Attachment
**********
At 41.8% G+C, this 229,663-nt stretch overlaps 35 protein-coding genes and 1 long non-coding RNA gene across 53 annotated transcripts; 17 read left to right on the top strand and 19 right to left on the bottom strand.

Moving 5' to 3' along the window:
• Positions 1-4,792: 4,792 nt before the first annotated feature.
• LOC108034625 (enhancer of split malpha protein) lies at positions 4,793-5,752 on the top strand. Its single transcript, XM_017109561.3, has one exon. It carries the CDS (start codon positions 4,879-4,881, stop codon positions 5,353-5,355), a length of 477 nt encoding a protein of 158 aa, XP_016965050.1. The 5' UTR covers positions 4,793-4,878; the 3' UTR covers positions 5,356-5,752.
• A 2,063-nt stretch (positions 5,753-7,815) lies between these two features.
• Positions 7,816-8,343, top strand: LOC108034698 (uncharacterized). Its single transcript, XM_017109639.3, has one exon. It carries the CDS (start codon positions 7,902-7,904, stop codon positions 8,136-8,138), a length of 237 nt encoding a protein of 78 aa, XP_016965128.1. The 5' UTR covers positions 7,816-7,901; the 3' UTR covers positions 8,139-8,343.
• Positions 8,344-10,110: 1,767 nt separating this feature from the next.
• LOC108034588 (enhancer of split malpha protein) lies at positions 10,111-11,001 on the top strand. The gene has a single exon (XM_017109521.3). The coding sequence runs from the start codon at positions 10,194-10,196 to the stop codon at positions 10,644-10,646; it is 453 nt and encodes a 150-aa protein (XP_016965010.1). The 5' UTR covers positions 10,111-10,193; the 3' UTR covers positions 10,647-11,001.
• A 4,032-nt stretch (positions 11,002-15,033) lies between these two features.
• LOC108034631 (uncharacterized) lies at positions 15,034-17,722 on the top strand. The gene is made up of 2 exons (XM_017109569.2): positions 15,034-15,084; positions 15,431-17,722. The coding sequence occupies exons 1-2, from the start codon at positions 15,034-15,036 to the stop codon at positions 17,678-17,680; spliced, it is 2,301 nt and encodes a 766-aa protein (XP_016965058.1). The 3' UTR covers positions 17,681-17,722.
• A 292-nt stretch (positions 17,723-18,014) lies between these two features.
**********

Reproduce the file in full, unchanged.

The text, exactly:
At 41.8% G+C, this 229,663-nt stretch overlaps 35 protein-coding genes and 1 long non-coding RNA gene across 53 annotated transcripts; 17 read left to right on the top strand and 19 right to left on the bottom strand.

Moving 5' to 3' along the window:
• Positions 1-4,792: 4,792 nt before the first annotated feature.
• LOC108034625 (enhancer of split malpha protein) lies at positions 4,793-5,752 on the top strand. Its single transcript, XM_017109561.3, has one exon. It carries the CDS (start codon positions 4,879-4,881, stop codon positions 5,353-5,355), a length of 477 nt encoding a protein of 158 aa, XP_016965050.1. The 5' UTR covers positions 4,793-4,878; the 3' UTR covers positions 5,356-5,752.
• A 2,063-nt stretch (positions 5,753-7,815) lies between these two features.
• Positions 7,816-8,343, top strand: LOC108034698 (uncharacterized). Its single transcript, XM_017109639.3, has one exon. It carries the CDS (start codon positions 7,902-7,904, stop codon positions 8,136-8,138), a length of 237 nt encoding a protein of 78 aa, XP_016965128.1. The 5' UTR covers positions 7,816-7,901; the 3' UTR covers positions 8,139-8,343.
• Positions 8,344-10,110: 1,767 nt separating this feature from the next.
• LOC108034588 (enhancer of split malpha protein) lies at positions 10,111-11,001 on the top strand. The gene has a single exon (XM_017109521.3). The coding sequence runs from the start codon at positions 10,194-10,196 to the stop codon at positions 10,644-10,646; it is 453 nt and encodes a 150-aa protein (XP_016965010.1). The 5' UTR covers positions 10,111-10,193; the 3' UTR covers positions 10,647-11,001.
• A 4,032-nt stretch (positions 11,002-15,033) lies between these two features.
• LOC108034631 (uncharacterized) lies at positions 15,034-17,722 on the top strand. The gene is made up of 2 exons (XM_017109569.2): positions 15,034-15,084; positions 15,431-17,722. The coding sequence occupies exons 1-2, from the start codon at positions 15,034-15,036 to the stop codon at positions 17,678-17,680; spliced, it is 2,301 nt and encodes a 766-aa protein (XP_016965058.1). The 3' UTR covers positions 17,681-17,722.
• A 292-nt stretch (positions 17,723-18,014) lies between these two features.